Orden Ogan – ‘Easton Hope’ (AFM Records) Print
CD Reviews
Written by David Whistance   
Tuesday, 19 January 2010 18:44

ORDEN_OGAN_-_Easton_Hope_artworkIn 2008 Orden Ogan released their debut album 'Vale' on the Yonah label. This was an album that would see the German melodic metallers reach new heights of success as magazines across Europe sent it to the top of the critics' album polls that year. All this culminated with the band finally being snapped up by the prestigious AFM record label home to such metal giants as Doro, Destruction and U.D.O.


Two years later and on the eve of the band's second release 'Easton Hope', I have the worthy task of reviewing their latest contribution to the metal world, the question on everyone's lips is, can the band really live up to their debut?


Well, on first listening to 'Euston Hope' the first thing that hits you square between the eyes is just how huge everything concerning the album is. From the pristine production work to the orchestral arrangements and symphonic keyboards, everything is larger than anything you'll hear this year (save for a new Manowar album perhaps), the music in turn transporting the listener to another world, a world where mortal men, wield their mighty swords whilst journeying across faraway lands to fight another battle...well it does in my head anyway...OK!


But after a few more listens the question I began to ask myself was "is the album a touch too pretentious for its own good?" And as committed as ever I'll come down firmly in the "most probably" camp.


There are some truly great metal moments on this album, particularly 'Nobody Leaves', with its opening pounding bass pedal action from drummer Ghnu pulverising the listener's ears with expert precision, leading into some fine fret mastery from guitarist Tobi, which continues with 'The Black Heart' itself another melodic metal master class.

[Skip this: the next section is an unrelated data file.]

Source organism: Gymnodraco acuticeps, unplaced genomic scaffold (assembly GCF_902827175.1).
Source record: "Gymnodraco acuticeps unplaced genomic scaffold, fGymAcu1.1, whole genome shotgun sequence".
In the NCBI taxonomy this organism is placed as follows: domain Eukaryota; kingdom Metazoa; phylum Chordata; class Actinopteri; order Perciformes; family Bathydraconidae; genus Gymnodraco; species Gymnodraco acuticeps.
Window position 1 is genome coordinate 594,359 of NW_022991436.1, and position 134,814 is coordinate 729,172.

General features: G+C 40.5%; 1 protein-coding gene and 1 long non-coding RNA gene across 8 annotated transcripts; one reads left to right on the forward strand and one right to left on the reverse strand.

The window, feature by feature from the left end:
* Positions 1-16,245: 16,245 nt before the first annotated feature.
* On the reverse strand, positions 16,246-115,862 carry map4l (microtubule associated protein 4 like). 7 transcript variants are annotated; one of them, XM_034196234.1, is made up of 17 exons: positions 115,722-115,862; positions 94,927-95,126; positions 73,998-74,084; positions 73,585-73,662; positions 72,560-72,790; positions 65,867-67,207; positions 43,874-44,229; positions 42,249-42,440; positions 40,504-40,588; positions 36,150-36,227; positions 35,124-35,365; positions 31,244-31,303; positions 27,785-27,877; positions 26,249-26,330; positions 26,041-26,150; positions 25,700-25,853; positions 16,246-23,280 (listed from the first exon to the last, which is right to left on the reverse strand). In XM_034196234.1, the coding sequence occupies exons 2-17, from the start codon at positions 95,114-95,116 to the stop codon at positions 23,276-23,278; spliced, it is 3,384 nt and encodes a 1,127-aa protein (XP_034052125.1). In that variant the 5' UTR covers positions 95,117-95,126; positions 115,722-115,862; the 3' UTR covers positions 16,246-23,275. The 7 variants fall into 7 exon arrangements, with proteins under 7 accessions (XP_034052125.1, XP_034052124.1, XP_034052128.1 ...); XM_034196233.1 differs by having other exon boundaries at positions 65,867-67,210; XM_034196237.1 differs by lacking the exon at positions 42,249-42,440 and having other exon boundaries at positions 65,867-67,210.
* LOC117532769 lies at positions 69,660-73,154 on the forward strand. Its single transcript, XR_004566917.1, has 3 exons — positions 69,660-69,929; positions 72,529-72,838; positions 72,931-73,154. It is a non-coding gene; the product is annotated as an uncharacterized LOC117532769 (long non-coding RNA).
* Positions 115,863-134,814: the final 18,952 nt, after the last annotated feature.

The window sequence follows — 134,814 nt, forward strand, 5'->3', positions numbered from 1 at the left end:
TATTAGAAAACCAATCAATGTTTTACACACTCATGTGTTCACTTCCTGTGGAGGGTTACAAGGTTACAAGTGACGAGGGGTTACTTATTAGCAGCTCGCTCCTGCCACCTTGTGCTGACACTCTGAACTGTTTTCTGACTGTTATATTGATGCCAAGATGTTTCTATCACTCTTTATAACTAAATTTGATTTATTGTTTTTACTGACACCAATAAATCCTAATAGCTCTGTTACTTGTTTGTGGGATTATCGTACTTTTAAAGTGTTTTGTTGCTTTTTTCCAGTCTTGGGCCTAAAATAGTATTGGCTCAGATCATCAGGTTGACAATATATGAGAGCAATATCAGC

My main musical bugbear with this album however is the over use of choirs, and the fact that they seem to appear on nearly every track. When I first heard the ensemble towards the beginning of the album, I thought it was a nice touch, adding a certain ambience to the proceedings, but by the time I reached the concluding number 'Of Downfall And Decline' I simply could not face another choral outburst. And there were times during 'Easton Hope' that I felt I had to check my CD player to ensure someone hadn't put in an Andrew Lloyd Webber production as a wind up.


I also don't know where this sudden fascination within metal for pirates stems from, but if I had my way any band dressing like Capt Jack Sparrow and singing tales of rum and high seas would be walking a very short plank. Therefore the teaming up with Running Wild guitarist Majik Moti on the track 'We Are Pirates' frankly leaves me cold. It also leaves me thinking that 'Easton Hope' may be an opportunity sadly missed for Orden Ogan to take 2010 and stamp their own identity all over it.


But that's not to say that fans of the genre of music that the mainstream media have affectionately labelled 'Battle Metal' will not lap up 'Easton Hope' by the drinking horn full when it is released on the 22nd of January. And anyone lucky enough to have snared themselves a ticket to this year's Wacken Festival can check out Orden Ogan live for themselves this Summer.


So polish your broad swords, gather together your warriors as you venture deep across fields and oceans in your mighty quest, with the sounds of Orden Ogan to heed you on your way, as you journey to your local Spar in icy blizzards on your quest for bread and milk.